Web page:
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Michael Brescia

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Michael Brescia
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Hartford Board of Education, At-large
Member
Term ends
2017
PartyDemocratic
Elections and appointments
Last electionNovember 5, 2013
First electedNovember 5, 2013
Next generalNovember, 2017
Term limitsN/A
Personal
ProfessionRetired educator

Michael Brescia is a member-elect for an at-large seat on the Hartford Board of Education. He first won election to the board as a Democratic candidate on November 5, 2013.

Biography

Brescia taught for 30 years at Bulkeley High School and taught adult education courses before his retirement.[1]

Elections

2013

See also: Hartford Public Schools elections (2013)

Brescia and fellow Democratic slate newcomers Beth Parker and Craig Stallings won election to the board on November 5, 2013. Independent incumbent Robert Cotto, Jr. retained his seat, but fellow independent candidate Joe Gonzalez lost.

Hartford Public Schools, At-large General Election, 4-year term, 2013
Party Candidate Vote % Votes
     Democratic Green check mark transparent.pngBeth Parker 29.1% 1,755
     Democratic Green check mark transparent.pngMichael Brescia 26.3% 1,588
     Democratic Green check mark transparent.pngCraig Stallings 23.3% 1,404
     Working Families Green check mark transparent.pngRobert Cotto, Jr. Incumbent 18.8% 1,135
     Independent Joe Gonzalez 2.5% 152
Total Votes 6,034
Source: City of Hartford, "City of Hartford Municipal Election," accessed December 16, 2013


Campaign themes


Achieve Hartford interview

2013

In an interview with Real Hartford, Brescia explained why he sought a seat on the board in 2013:[2]

"I was a teacher for a long time, so I was supporting it from the inside. I taught in secondary schools only, though I was certified from k-12. I’m still certified. I taught reading, math, and science. I’m all in favor of public education. One of the reasons I think that you don’t get many teachers on the board is that they can’t teach and be on the board at the same time [for the same district]."

Campaign finance

Michael Brescia reported no contributions or expenditures to the Connecticut State Elections Enforcement Commission.

What was at stake?

Incumbents Elizabeth Brad Noel, Lori Hudson and Luis Rodriguez-Davila did not file for re-election in 2013. The Hartford Democratic Town Committee endorsed a slate of newcomers including Michael Brescia, Beth Parker and Craig Stallings. The Connecticut Working Families Party endorsed incumbent Robert Cotto, Jr. for re-election. Joe Gonzalez ran as a write-in candidate after failing to earn the endorsement of the Democratic Town Committee.[3] The biggest decision facing the board beyond November 2013 is the selection of a new superintendent.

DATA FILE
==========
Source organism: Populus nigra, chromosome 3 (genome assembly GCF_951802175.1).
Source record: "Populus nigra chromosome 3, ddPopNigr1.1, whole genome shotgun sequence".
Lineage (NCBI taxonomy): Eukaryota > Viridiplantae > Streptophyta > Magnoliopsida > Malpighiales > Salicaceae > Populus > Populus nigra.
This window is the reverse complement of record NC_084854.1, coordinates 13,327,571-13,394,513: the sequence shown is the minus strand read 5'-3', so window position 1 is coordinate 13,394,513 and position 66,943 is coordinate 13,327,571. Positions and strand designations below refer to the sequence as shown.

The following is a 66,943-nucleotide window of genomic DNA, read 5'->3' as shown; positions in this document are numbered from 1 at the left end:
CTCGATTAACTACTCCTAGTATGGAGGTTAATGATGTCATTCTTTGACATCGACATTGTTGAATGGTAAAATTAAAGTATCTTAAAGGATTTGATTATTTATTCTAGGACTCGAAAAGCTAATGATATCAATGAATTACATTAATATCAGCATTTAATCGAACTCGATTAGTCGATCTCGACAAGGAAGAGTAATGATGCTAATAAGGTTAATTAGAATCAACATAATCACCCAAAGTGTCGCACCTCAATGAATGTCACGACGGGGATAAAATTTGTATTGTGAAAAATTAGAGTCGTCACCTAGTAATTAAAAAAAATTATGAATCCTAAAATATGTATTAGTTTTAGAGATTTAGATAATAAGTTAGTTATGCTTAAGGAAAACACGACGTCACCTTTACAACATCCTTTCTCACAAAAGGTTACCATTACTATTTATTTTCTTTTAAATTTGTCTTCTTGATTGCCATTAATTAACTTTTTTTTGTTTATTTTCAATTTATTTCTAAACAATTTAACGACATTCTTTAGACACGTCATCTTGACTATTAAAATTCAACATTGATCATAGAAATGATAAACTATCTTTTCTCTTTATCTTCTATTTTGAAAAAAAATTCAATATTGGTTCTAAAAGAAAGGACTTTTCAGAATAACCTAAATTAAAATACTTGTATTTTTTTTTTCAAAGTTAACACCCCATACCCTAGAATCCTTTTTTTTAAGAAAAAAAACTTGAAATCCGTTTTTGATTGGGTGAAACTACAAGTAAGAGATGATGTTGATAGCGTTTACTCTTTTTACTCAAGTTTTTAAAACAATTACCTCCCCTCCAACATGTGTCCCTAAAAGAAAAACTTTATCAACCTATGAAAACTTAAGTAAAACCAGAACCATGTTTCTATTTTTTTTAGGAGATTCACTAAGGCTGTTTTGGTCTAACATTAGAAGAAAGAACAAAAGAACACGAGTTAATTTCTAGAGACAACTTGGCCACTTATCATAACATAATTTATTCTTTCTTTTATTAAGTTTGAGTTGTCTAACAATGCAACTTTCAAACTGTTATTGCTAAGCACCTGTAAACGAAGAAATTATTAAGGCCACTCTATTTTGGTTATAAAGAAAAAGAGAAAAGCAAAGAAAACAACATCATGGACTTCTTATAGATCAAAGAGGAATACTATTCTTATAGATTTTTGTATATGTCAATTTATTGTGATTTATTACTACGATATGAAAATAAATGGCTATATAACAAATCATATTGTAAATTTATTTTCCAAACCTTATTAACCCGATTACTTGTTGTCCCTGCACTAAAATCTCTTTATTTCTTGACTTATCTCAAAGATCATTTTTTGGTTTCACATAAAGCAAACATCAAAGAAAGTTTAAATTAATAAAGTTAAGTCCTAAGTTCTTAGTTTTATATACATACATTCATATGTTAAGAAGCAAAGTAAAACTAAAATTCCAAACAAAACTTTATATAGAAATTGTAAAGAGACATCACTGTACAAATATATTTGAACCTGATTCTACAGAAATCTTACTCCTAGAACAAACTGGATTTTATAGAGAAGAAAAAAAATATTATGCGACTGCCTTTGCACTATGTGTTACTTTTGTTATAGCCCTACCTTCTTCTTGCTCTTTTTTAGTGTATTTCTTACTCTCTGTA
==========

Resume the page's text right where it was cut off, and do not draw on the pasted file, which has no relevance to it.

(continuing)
About the district

See also: Hartford Public Schools, Connecticut
Hartford Public Schools is located in Hartford County, Connecticut
Hartford Public Schools is located in the heart of Hartford County in central Connecticut. The City of Hartford is the county seat of Hartford County and the state capital. The population of Hartford is 124,775 according to the 2010 U.S. Census.[4]

Demographics

Hartford lags behind the rest of Connecticut based on median income, poverty levels and higher education achievement. The 2010 U.S. Census found the median income in Hartford was $29,107 while the state median income was $69,243. The city's poverty rate was 32.9% compared to the state's 9.5% poverty rate. The percentage of city residents over 25 years old with undergraduate degrees (14.3%) was lower than the state average (35.7%).[4]

Racial Demographics, 2010[4]
Race Hartford (%) Connecticut (%)
White 29.8 77.6
Black or African American 38.7 10.1
American Indian and Alaska Native 0.6 0.3
Asian 2.8 3.8
Two or More Races 4.2 2.6
Hispanic or Latino 43.4 13.4

Presidential Voting Pattern[5]
Year Democratic Vote (%) Republican Vote (%)
2012 93.2 6.2
2008 91.9 7.8
2004 79.6 16.3
2000 80.2 11.6

Note: The United States Census Bureau considers "Hispanic or Latino" to be a place of origin, not a race. Therefore, the Census allows citizens to report both their race and that they are from a "Hispanic or Latino" place of origin simultaneously. As a result, the percentages in each column of the racial demographics table will exceed 100 percent. Each column will add up to 100 percent after removing the "Hispanic or Latino" place of origin percentages.[6]

Recent news

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See also

External links

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References